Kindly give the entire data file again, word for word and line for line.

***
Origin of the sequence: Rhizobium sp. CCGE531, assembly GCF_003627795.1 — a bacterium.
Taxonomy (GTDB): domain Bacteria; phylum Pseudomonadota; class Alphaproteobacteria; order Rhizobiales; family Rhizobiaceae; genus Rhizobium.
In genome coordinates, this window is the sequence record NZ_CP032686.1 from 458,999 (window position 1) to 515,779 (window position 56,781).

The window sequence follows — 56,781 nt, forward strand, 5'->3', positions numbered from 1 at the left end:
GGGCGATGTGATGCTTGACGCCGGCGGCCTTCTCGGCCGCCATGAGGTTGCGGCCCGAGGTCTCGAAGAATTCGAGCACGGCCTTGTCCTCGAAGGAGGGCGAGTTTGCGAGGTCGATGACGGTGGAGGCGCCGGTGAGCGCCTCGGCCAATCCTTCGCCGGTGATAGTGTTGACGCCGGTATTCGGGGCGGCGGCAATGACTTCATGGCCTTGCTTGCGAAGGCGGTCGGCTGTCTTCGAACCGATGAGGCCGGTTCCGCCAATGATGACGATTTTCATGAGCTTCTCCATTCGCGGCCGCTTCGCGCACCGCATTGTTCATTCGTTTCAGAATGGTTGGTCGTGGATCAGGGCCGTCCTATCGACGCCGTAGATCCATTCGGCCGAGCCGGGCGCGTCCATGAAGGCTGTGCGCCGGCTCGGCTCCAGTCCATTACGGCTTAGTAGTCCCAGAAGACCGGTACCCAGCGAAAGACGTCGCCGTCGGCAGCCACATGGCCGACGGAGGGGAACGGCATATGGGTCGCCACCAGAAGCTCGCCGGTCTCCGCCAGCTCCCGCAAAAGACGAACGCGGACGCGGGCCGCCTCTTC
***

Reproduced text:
Origin of the sequence: Rhizobium sp. CCGE531, assembly GCF_003627795.1 — a bacterium.
Taxonomy (GTDB): domain Bacteria; phylum Pseudomonadota; class Alphaproteobacteria; order Rhizobiales; family Rhizobiaceae; genus Rhizobium.
In genome coordinates, this window is the sequence record NZ_CP032686.1 from 458,999 (window position 1) to 515,779 (window position 56,781).

The window sequence follows — 56,781 nt, forward strand, 5'->3', positions numbered from 1 at the left end:
GGGCGATGTGATGCTTGACGCCGGCGGCCTTCTCGGCCGCCATGAGGTTGCGGCCCGAGGTCTCGAAGAATTCGAGCACGGCCTTGTCCTCGAAGGAGGGCGAGTTTGCGAGGTCGATGACGGTGGAGGCGCCGGTGAGCGCCTCGGCCAATCCTTCGCCGGTGATAGTGTTGACGCCGGTATTCGGGGCGGCGGCAATGACTTCATGGCCTTGCTTGCGAAGGCGGTCGGCTGTCTTCGAACCGATGAGGCCGGTTCCGCCAATGATGACGATTTTCATGAGCTTCTCCATTCGCGGCCGCTTCGCGCACCGCATTGTTCATTCGTTTCAGAATGGTTGGTCGTGGATCAGGGCCGTCCTATCGACGCCGTAGATCCATTCGGCCGAGCCGGGCGCGTCCATGAAGGCTGTGCGCCGGCTCGGCTCCAGTCCATTACGGCTTAGTAGTCCCAGAAGACCGGTACCCAGCGAAAGACGTCGCCGTCGGCAGCCACATGGCCGACGGAGGGGAACGGCATATGGGTCGCCACCAGAAGCTCGCCGGTCTCCGCCAGCTCCCGCAAAAGACGAACGCGGACGCGGGCCGCCTCTTC